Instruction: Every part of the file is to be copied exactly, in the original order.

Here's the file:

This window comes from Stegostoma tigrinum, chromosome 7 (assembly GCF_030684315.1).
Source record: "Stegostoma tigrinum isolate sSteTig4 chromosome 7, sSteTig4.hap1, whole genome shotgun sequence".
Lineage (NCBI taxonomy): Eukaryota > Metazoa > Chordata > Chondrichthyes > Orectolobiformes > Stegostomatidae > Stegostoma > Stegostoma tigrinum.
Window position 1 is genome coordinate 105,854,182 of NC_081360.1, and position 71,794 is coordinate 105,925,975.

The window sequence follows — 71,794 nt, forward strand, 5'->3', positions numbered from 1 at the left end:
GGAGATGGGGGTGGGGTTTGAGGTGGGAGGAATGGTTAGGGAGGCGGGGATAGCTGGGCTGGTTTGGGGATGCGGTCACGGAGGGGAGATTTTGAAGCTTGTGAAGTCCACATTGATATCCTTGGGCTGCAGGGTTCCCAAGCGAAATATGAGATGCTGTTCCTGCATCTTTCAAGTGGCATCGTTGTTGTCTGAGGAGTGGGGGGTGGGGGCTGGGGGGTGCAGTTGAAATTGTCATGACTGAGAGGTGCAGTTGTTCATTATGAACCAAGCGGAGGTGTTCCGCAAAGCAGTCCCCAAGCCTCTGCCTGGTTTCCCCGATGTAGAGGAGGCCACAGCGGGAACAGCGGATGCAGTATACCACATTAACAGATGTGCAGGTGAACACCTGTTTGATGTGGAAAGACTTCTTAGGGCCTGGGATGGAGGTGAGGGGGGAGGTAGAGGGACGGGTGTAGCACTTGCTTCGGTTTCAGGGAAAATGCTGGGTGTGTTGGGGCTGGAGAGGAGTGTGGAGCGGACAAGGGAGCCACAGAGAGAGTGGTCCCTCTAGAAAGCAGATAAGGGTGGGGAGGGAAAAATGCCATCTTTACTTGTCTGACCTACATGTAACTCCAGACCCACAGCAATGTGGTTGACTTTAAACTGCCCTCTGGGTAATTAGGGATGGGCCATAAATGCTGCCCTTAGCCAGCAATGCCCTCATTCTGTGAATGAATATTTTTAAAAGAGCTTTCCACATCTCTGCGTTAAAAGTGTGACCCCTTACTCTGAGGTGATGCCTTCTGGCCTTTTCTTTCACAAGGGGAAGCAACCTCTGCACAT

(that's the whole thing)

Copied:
This window comes from Stegostoma tigrinum, chromosome 7 (assembly GCF_030684315.1).
Source record: "Stegostoma tigrinum isolate sSteTig4 chromosome 7, sSteTig4.hap1, whole genome shotgun sequence".
Lineage (NCBI taxonomy): Eukaryota > Metazoa > Chordata > Chondrichthyes > Orectolobiformes > Stegostomatidae > Stegostoma > Stegostoma tigrinum.
Window position 1 is genome coordinate 105,854,182 of NC_081360.1, and position 71,794 is coordinate 105,925,975.

The window sequence follows — 71,794 nt, forward strand, 5'->3', positions numbered from 1 at the left end:
GGAGATGGGGGTGGGGTTTGAGGTGGGAGGAATGGTTAGGGAGGCGGGGATAGCTGGGCTGGTTTGGGGATGCGGTCACGGAGGGGAGATTTTGAAGCTTGTGAAGTCCACATTGATATCCTTGGGCTGCAGGGTTCCCAAGCGAAATATGAGATGCTGTTCCTGCATCTTTCAAGTGGCATCGTTGTTGTCTGAGGAGTGGGGGGTGGGGGCTGGGGGGTGCAGTTGAAATTGTCATGACTGAGAGGTGCAGTTGTTCATTATGAACCAAGCGGAGGTGTTCCGCAAAGCAGTCCCCAAGCCTCTGCCTGGTTTCCCCGATGTAGAGGAGGCCACAGCGGGAACAGCGGATGCAGTATACCACATTAACAGATGTGCAGGTGAACACCTGTTTGATGTGGAAAGACTTCTTAGGGCCTGGGATGGAGGTGAGGGGGGAGGTAGAGGGACGGGTGTAGCACTTGCTTCGGTTTCAGGGAAAATGCTGGGTGTGTTGGGGCTGGAGAGGAGTGTGGAGCGGACAAGGGAGCCACAGAGAGAGTGGTCCCTCTAGAAAGCAGATAAGGGTGGGGAGGGAAAAATGCCATCTTTACTTGTCTGACCTACATGTAACTCCAGACCCACAGCAATGTGGTTGACTTTAAACTGCCCTCTGGGTAATTAGGGATGGGCCATAAATGCTGCCCTTAGCCAGCAATGCCCTCATTCTGTGAATGAATATTTTTAAAAGAGCTTTCCACATCTCTGCGTTAAAAGTGTGACCCCTTACTCTGAGGTGATGCCTTCTGGCCTTTTCTTTCACAAGGGGAAGCAACCTCTGCACAT